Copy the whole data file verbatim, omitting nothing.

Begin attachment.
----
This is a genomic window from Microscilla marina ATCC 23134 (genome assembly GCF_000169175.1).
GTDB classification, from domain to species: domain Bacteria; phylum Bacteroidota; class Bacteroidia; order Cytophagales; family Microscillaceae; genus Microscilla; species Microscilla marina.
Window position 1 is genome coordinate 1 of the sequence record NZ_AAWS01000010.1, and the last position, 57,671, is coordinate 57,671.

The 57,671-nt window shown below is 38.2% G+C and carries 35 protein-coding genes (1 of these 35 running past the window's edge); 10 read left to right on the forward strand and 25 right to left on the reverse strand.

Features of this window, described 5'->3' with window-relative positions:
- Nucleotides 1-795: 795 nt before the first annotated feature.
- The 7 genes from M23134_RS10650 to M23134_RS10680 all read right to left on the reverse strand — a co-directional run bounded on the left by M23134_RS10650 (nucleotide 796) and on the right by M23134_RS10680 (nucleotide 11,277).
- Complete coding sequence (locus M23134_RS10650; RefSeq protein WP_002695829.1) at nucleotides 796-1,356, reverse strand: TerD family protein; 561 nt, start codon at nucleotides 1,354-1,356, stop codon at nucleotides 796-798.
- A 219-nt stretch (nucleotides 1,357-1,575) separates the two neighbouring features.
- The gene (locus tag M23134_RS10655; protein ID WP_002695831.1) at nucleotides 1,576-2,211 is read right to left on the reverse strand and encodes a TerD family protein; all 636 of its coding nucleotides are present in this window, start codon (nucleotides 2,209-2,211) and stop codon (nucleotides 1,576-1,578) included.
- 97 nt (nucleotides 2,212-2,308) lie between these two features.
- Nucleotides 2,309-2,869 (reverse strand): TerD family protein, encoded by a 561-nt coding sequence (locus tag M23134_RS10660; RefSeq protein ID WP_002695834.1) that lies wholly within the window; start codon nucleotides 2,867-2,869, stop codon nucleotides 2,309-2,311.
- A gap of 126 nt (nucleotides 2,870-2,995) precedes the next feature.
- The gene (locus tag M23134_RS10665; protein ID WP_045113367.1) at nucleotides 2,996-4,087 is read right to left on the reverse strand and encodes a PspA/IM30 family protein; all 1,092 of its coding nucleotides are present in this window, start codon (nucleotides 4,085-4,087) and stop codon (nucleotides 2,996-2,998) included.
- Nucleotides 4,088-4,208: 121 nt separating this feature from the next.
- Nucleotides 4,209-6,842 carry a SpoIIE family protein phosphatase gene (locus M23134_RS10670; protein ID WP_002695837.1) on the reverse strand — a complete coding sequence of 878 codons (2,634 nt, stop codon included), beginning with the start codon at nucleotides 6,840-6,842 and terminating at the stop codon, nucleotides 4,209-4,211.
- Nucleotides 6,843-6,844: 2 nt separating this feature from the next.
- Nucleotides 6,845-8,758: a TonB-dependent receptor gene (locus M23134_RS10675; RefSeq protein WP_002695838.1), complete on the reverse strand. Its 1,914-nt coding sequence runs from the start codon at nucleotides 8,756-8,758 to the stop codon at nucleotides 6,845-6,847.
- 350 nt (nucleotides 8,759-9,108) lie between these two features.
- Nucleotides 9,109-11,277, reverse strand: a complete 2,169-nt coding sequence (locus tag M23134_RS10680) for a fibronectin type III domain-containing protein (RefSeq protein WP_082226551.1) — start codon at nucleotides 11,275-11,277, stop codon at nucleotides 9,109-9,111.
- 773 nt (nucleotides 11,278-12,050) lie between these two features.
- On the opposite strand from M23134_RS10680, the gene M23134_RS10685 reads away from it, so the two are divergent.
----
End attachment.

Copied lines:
This is a genomic window from Microscilla marina ATCC 23134 (genome assembly GCF_000169175.1).
GTDB classification, from domain to species: domain Bacteria; phylum Bacteroidota; class Bacteroidia; order Cytophagales; family Microscillaceae; genus Microscilla; species Microscilla marina.
Window position 1 is genome coordinate 1 of the sequence record NZ_AAWS01000010.1, and the last position, 57,671, is coordinate 57,671.

The 57,671-nt window shown below is 38.2% G+C and carries 35 protein-coding genes (1 of these 35 running past the window's edge); 10 read left to right on the forward strand and 25 right to left on the reverse strand.

Features of this window, described 5'->3' with window-relative positions:
- Nucleotides 1-795: 795 nt before the first annotated feature.
- The 7 genes from M23134_RS10650 to M23134_RS10680 all read right to left on the reverse strand — a co-directional run bounded on the left by M23134_RS10650 (nucleotide 796) and on the right by M23134_RS10680 (nucleotide 11,277).
- Complete coding sequence (locus M23134_RS10650; RefSeq protein WP_002695829.1) at nucleotides 796-1,356, reverse strand: TerD family protein; 561 nt, start codon at nucleotides 1,354-1,356, stop codon at nucleotides 796-798.
- A 219-nt stretch (nucleotides 1,357-1,575) separates the two neighbouring features.
- The gene (locus tag M23134_RS10655; protein ID WP_002695831.1) at nucleotides 1,576-2,211 is read right to left on the reverse strand and encodes a TerD family protein; all 636 of its coding nucleotides are present in this window, start codon (nucleotides 2,209-2,211) and stop codon (nucleotides 1,576-1,578) included.
- 97 nt (nucleotides 2,212-2,308) lie between these two features.
- Nucleotides 2,309-2,869 (reverse strand): TerD family protein, encoded by a 561-nt coding sequence (locus tag M23134_RS10660; RefSeq protein ID WP_002695834.1) that lies wholly within the window; start codon nucleotides 2,867-2,869, stop codon nucleotides 2,309-2,311.
- A gap of 126 nt (nucleotides 2,870-2,995) precedes the next feature.
- The gene (locus tag M23134_RS10665; protein ID WP_045113367.1) at nucleotides 2,996-4,087 is read right to left on the reverse strand and encodes a PspA/IM30 family protein; all 1,092 of its coding nucleotides are present in this window, start codon (nucleotides 4,085-4,087) and stop codon (nucleotides 2,996-2,998) included.
- Nucleotides 4,088-4,208: 121 nt separating this feature from the next.
- Nucleotides 4,209-6,842 carry a SpoIIE family protein phosphatase gene (locus M23134_RS10670; protein ID WP_002695837.1) on the reverse strand — a complete coding sequence of 878 codons (2,634 nt, stop codon included), beginning with the start codon at nucleotides 6,840-6,842 and terminating at the stop codon, nucleotides 4,209-4,211.
- Nucleotides 6,843-6,844: 2 nt separating this feature from the next.
- Nucleotides 6,845-8,758: a TonB-dependent receptor gene (locus M23134_RS10675; RefSeq protein WP_002695838.1), complete on the reverse strand. Its 1,914-nt coding sequence runs from the start codon at nucleotides 8,756-8,758 to the stop codon at nucleotides 6,845-6,847.
- 350 nt (nucleotides 8,759-9,108) lie between these two features.
- Nucleotides 9,109-11,277, reverse strand: a complete 2,169-nt coding sequence (locus tag M23134_RS10680) for a fibronectin type III domain-containing protein (RefSeq protein WP_082226551.1) — start codon at nucleotides 11,275-11,277, stop codon at nucleotides 9,109-9,111.
- 773 nt (nucleotides 11,278-12,050) lie between these two features.
- On the opposite strand from M23134_RS10680, the gene M23134_RS10685 reads away from it, so the two are divergent.